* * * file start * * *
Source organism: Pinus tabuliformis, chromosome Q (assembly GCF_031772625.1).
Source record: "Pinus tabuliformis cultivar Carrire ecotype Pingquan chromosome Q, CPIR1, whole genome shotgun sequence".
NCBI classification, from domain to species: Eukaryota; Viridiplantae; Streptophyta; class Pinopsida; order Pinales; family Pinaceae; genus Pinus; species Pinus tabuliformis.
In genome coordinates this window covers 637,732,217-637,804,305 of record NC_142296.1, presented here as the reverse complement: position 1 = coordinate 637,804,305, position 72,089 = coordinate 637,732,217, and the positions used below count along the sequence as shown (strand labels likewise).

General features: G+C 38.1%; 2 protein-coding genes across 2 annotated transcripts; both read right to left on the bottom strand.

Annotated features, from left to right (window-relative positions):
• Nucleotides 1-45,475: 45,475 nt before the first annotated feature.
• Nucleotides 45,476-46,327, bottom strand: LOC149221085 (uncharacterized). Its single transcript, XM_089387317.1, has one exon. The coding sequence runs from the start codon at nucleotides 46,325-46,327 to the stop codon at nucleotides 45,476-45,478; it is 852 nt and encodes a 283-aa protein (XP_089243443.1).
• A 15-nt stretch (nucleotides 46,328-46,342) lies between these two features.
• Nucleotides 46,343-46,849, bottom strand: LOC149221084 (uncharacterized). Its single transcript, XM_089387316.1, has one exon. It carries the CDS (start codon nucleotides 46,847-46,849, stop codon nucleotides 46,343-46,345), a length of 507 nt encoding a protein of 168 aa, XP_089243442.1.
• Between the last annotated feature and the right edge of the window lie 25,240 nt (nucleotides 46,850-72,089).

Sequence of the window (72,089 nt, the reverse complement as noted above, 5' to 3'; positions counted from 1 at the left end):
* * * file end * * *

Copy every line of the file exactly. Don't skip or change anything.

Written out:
Source organism: Pinus tabuliformis, chromosome Q (assembly GCF_031772625.1).
Source record: "Pinus tabuliformis cultivar Carrire ecotype Pingquan chromosome Q, CPIR1, whole genome shotgun sequence".
NCBI classification, from domain to species: Eukaryota; Viridiplantae; Streptophyta; class Pinopsida; order Pinales; family Pinaceae; genus Pinus; species Pinus tabuliformis.
In genome coordinates this window covers 637,732,217-637,804,305 of record NC_142296.1, presented here as the reverse complement: position 1 = coordinate 637,804,305, position 72,089 = coordinate 637,732,217, and the positions used below count along the sequence as shown (strand labels likewise).

General features: G+C 38.1%; 2 protein-coding genes across 2 annotated transcripts; both read right to left on the bottom strand.

Annotated features, from left to right (window-relative positions):
• Nucleotides 1-45,475: 45,475 nt before the first annotated feature.
• Nucleotides 45,476-46,327, bottom strand: LOC149221085 (uncharacterized). Its single transcript, XM_089387317.1, has one exon. The coding sequence runs from the start codon at nucleotides 46,325-46,327 to the stop codon at nucleotides 45,476-45,478; it is 852 nt and encodes a 283-aa protein (XP_089243443.1).
• A 15-nt stretch (nucleotides 46,328-46,342) lies between these two features.
• Nucleotides 46,343-46,849, bottom strand: LOC149221084 (uncharacterized). Its single transcript, XM_089387316.1, has one exon. It carries the CDS (start codon nucleotides 46,847-46,849, stop codon nucleotides 46,343-46,345), a length of 507 nt encoding a protein of 168 aa, XP_089243442.1.
• Between the last annotated feature and the right edge of the window lie 25,240 nt (nucleotides 46,850-72,089).

Sequence of the window (72,089 nt, the reverse complement as noted above, 5' to 3'; positions counted from 1 at the left end):